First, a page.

Paul Ryan Suggests Cutting Corporate Welfare For Farmers


Is that a cash-coated corn stalk in your yard or are you just happy to subsidize me?

Cato's Sallie James looks at how Ryan's budget would treat farmers on the dole:

After outlining the ways that farming America is doing well, Ryan's plan would cut almost $30 billion (or 20 percent of projected outlays) over the next 10 years from farm subsidies (direct payments, currently costing about $5 billion per year) and crop insurance subsidies. Cuts will also reportedly fall on nutrition and conservation programs, but I will let my colleagues weigh in on those.

The focus on crop insurance is encouraging, because crop insurance is an increasingly important part of U.S. farm policy, especially in recent years when commodity prices have been high: high prices reduce the amount of money taxpayers spend on commodity payments, but increases crop insurance premiums, which we all subsidize. They now cost about $6 billion, or more than commodity payments.  And, as the blueprint points out, surely farmers "should assume the same kind of responsibility for assuming risk that other businesses do." Well played, Congressman.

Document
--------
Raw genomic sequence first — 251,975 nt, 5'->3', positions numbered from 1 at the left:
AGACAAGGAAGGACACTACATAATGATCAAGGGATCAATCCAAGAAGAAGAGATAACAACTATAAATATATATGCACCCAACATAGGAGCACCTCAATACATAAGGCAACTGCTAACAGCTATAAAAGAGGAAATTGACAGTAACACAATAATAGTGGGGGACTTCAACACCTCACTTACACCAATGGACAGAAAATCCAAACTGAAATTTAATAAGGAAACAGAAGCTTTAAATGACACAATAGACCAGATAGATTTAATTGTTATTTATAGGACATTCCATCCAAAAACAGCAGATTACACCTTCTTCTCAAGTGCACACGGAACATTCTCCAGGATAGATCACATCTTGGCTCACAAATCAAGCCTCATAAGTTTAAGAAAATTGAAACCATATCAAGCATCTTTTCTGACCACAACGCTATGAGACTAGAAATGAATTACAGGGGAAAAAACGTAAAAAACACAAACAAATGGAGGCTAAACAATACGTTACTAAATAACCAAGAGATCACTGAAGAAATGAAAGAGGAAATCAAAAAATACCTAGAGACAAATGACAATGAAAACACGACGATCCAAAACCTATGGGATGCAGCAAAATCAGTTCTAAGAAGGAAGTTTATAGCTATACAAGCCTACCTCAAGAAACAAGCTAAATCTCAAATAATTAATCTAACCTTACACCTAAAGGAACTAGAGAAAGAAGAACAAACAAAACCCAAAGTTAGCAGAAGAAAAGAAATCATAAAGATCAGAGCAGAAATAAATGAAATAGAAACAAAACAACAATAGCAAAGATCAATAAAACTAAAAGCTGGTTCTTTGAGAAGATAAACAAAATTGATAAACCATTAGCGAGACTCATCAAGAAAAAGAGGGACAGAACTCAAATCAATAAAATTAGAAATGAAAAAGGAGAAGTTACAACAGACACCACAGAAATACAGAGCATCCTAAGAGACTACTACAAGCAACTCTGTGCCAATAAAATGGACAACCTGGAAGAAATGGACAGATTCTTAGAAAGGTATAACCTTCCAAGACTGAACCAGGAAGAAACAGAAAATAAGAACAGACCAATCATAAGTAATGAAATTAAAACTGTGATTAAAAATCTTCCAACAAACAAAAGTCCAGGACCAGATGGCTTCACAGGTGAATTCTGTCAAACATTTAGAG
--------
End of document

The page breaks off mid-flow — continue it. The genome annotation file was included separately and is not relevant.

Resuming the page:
Republicans have historically been less than excited about the prospect of cutting welfare for farmers, so Ryan's budget is at least a small step forward for the GOP, especially since he frames it the right way: as an end to a form of corporate welfare. But it's only a small step. As James points out, the head of the House Agricultural Committee, which oversees handouts to farmers, has given Ryan's plan a dismissive we'll-take-it-under-advisement, telling Reuters that the plan's farm policy ideas "are just suggestions."